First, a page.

Apple will permanently delete a photo album from iPhones in about two weeks and has stopped uploading pictures to it, the company confirmed.
My Photo Stream is an iCloud service that originally launched in 2011. What the service does is temporarily uploads photos taken on a device so they can be seen on another device with My Photo Stream enabled. It also allows users to import the pictures to that device.
Up to around 1,000 photos can be stored in My Photo Stream for about 30 days. They are then automatically deleted from Apple’s iCloud.
But it will no longer be available in just a few days, and users are advised to save any photos they may have in that soon-to-be-deleted photo album.
Apple confirmed in a recent bulletin that My Photo Stream will be “shutting down” on July 26. It did not provide a reason for the shuttering of the service that was launched in 2011.
The Cupertino, California-based firm added that new photo uploads stopped on June 26. Apple then provided a statement that there “will be no photos remaining in My Photo Stream” by July 26.
“My Photo Stream is a separate service from iCloud Photos. Moving forward, iCloud Photos is the best way to keep the photos and videos you take up to date across all your devices and safely stored in iCloud,” Apple said. “If you already have iCloud Photos enabled on all of your devices, you don’t need to do anything else—your photos are already uploaded and stored in iCloud.”
How to Save Photos
Apple then advises users that to save any photos that are being kept on My Photo Stream should open Photos and tap the Albums section. Then, they’re advised to tap My Photo Stream and click Select.
After that, users should tap the photos they want to save and then tap the Share button and then Save Image. On a Mac, the photos will be automatically imported to their photos library.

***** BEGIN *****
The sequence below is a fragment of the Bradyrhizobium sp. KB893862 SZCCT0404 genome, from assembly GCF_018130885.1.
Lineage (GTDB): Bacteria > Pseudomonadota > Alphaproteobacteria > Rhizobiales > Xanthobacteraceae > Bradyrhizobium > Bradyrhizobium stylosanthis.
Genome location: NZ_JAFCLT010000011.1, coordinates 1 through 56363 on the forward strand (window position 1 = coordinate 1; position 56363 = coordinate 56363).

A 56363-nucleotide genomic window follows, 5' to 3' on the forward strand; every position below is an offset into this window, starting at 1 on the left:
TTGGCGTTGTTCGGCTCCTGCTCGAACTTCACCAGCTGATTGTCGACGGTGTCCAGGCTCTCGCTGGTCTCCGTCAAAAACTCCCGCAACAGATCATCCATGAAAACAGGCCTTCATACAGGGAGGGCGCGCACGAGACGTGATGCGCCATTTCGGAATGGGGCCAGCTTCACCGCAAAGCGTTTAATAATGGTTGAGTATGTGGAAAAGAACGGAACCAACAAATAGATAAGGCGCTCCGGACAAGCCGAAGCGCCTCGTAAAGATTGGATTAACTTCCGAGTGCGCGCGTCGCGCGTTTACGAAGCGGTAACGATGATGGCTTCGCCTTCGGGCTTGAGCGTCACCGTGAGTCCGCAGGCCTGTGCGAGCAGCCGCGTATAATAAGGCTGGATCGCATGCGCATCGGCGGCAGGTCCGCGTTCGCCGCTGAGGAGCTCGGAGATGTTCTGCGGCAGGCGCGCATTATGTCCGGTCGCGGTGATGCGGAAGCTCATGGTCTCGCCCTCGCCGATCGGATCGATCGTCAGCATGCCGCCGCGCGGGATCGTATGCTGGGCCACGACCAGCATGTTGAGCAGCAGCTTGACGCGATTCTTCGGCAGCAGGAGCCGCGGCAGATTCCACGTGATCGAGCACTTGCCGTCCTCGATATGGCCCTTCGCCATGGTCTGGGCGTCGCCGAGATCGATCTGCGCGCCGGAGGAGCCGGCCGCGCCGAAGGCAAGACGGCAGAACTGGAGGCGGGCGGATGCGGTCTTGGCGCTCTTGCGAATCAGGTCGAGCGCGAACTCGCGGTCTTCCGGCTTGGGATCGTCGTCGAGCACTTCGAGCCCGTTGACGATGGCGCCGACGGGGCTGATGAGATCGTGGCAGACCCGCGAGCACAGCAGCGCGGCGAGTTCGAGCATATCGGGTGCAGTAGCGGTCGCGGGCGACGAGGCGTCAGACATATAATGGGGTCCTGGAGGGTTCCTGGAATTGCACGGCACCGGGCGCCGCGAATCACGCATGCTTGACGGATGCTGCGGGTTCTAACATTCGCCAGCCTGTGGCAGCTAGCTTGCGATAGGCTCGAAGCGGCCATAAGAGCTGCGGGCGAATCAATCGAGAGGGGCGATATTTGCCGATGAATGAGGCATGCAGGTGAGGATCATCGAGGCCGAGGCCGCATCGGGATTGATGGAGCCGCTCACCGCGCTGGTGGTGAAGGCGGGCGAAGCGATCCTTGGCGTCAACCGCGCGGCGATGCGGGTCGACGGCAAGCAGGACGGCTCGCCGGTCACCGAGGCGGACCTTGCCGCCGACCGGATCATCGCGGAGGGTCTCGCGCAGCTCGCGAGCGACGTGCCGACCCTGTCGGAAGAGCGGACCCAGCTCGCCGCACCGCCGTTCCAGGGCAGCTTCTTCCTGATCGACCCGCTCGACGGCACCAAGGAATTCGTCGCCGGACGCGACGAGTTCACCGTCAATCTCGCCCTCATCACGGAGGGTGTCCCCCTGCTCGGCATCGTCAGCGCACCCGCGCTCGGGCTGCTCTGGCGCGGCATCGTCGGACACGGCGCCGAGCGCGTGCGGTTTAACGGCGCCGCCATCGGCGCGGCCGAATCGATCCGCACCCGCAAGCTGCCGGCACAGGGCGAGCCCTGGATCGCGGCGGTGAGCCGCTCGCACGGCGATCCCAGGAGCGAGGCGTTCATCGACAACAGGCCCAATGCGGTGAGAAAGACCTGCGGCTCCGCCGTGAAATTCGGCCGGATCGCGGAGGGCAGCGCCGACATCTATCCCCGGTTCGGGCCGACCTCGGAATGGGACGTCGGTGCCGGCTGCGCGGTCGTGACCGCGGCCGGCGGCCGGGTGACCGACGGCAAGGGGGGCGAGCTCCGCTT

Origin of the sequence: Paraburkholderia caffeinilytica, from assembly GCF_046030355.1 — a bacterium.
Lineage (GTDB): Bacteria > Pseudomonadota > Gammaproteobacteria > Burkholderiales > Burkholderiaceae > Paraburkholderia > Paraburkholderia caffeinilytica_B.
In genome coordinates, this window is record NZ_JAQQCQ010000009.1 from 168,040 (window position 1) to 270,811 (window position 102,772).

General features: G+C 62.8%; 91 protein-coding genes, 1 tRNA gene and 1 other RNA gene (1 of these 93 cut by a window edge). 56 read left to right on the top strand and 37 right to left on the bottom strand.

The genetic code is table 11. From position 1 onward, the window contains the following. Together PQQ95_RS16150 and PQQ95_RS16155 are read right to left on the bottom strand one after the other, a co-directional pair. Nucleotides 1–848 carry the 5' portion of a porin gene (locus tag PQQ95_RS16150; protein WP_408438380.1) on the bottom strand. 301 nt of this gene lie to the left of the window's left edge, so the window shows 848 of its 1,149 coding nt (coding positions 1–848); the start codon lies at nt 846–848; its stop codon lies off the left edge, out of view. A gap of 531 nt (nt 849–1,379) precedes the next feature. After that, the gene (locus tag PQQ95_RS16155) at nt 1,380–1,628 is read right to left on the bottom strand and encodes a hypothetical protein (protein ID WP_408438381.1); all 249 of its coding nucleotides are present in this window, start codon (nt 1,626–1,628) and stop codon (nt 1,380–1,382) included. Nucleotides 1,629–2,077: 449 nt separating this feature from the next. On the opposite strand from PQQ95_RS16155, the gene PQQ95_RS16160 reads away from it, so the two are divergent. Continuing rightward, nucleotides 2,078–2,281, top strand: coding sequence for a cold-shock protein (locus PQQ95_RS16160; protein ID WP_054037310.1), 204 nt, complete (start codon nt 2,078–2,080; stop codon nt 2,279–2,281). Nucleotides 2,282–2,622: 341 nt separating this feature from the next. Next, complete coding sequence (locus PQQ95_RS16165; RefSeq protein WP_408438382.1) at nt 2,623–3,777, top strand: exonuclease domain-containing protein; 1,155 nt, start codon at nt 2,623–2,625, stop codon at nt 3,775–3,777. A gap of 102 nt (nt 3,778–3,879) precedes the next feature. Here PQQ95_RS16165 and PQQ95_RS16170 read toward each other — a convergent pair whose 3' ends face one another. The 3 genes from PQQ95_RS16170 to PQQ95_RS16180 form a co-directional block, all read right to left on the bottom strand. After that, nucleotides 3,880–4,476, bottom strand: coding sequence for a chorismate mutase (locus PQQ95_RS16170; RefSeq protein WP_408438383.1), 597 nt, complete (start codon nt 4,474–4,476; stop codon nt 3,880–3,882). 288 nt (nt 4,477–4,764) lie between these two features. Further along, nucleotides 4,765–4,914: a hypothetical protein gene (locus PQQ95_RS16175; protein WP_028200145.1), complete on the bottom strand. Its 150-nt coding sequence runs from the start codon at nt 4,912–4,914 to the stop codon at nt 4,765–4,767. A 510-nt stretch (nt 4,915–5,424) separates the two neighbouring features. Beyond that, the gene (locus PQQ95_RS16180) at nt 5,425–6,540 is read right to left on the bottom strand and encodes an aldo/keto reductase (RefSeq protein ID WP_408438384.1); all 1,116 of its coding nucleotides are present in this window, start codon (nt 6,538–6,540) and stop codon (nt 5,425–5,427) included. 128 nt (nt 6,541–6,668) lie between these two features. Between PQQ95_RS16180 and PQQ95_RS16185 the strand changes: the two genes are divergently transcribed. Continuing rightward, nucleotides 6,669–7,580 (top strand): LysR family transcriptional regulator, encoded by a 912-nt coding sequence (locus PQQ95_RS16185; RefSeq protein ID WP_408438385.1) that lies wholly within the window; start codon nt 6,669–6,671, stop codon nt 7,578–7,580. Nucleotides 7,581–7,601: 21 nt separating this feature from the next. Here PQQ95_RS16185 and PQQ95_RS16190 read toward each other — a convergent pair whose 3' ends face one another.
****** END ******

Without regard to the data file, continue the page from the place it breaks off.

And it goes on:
“The photos in My Photo Stream are already stored on at least one of your devices, so as long as you have the device with your originals, you won’t lose any photos as part of this process,” Apple notes on its support page.
It then recommends that users turn on iCloud Photos if they want their pictures to be saved and accessible across multiple devices. However, iCloud gives only 5 gigabytes of free space before users have to pay a monthly fee for more storage.
“You can turn on iCloud Photos on any iPhone with iOS 8.3 or later, iPad with iPadOS 8.3 or later, or Mac with OS X Yosemite or later,” it says. “After that, you can view your photos and videos in the Photos app on your iPhone, iPad, Mac, Apple TV, iCloud.com, and even sync them to a Windows PC using iCloud for Windows.”
Apple’s iCloud costs 99 cents for 50 gigabytes of storage, $2.99 for 200 gigabytes, and $9.99 for 2 terabytes, the company’s website says.
Several weeks ago, Apple released an update to devices using the latest version of iOS that fixes two serious security flaws that are reportedly being used in hacks that are currently targeting iPhones and iPads.
According to a support page released by Apple, iOS 16.5.1 fixes an issue in the kernel, tracked with the code CVE-2023-32434, that could enable an attacker to execute code with kernel-level privileges. Like in previous security updates, Apple did not release more information about the fix.
“Apple is aware of a report that this issue may have been actively exploited against versions of iOS released before iOS 15.7,” the company said.
Meanwhile, there have been reports signaling that Apple is soon to cut off support for some older iPhone and iPad models with the release of iOS 17 later this year. That includes the iPhone 8, iPhone 8 Plus, and iPhone X, as well as devices that debuted in 2017 and before, meaning they won’t get an update for iOS 17.